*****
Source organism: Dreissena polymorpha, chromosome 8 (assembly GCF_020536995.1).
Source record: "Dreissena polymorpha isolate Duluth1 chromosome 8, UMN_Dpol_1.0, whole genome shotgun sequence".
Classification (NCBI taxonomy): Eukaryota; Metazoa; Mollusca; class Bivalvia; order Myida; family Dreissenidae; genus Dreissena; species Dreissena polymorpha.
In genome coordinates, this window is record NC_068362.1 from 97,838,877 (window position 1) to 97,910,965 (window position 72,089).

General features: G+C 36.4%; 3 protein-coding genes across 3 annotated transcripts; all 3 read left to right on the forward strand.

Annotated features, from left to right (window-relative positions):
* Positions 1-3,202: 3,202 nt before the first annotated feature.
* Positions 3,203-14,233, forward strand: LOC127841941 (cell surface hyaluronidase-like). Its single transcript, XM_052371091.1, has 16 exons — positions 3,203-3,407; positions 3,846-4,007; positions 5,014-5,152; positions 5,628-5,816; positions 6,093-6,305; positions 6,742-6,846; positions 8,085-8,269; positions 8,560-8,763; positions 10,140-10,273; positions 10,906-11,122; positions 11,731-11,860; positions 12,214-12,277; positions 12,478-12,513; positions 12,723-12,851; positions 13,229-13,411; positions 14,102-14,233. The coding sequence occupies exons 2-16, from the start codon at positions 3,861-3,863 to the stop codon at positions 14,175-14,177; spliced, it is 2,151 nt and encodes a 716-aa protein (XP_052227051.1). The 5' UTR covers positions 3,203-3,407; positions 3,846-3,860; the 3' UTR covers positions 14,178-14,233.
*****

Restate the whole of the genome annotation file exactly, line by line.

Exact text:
Source organism: Dreissena polymorpha, chromosome 8 (assembly GCF_020536995.1).
Source record: "Dreissena polymorpha isolate Duluth1 chromosome 8, UMN_Dpol_1.0, whole genome shotgun sequence".
Classification (NCBI taxonomy): Eukaryota; Metazoa; Mollusca; class Bivalvia; order Myida; family Dreissenidae; genus Dreissena; species Dreissena polymorpha.
In genome coordinates, this window is record NC_068362.1 from 97,838,877 (window position 1) to 97,910,965 (window position 72,089).

General features: G+C 36.4%; 3 protein-coding genes across 3 annotated transcripts; all 3 read left to right on the forward strand.

Annotated features, from left to right (window-relative positions):
* Positions 1-3,202: 3,202 nt before the first annotated feature.
* Positions 3,203-14,233, forward strand: LOC127841941 (cell surface hyaluronidase-like). Its single transcript, XM_052371091.1, has 16 exons — positions 3,203-3,407; positions 3,846-4,007; positions 5,014-5,152; positions 5,628-5,816; positions 6,093-6,305; positions 6,742-6,846; positions 8,085-8,269; positions 8,560-8,763; positions 10,140-10,273; positions 10,906-11,122; positions 11,731-11,860; positions 12,214-12,277; positions 12,478-12,513; positions 12,723-12,851; positions 13,229-13,411; positions 14,102-14,233. The coding sequence occupies exons 2-16, from the start codon at positions 3,861-3,863 to the stop codon at positions 14,175-14,177; spliced, it is 2,151 nt and encodes a 716-aa protein (XP_052227051.1). The 5' UTR covers positions 3,203-3,407; positions 3,846-3,860; the 3' UTR covers positions 14,178-14,233.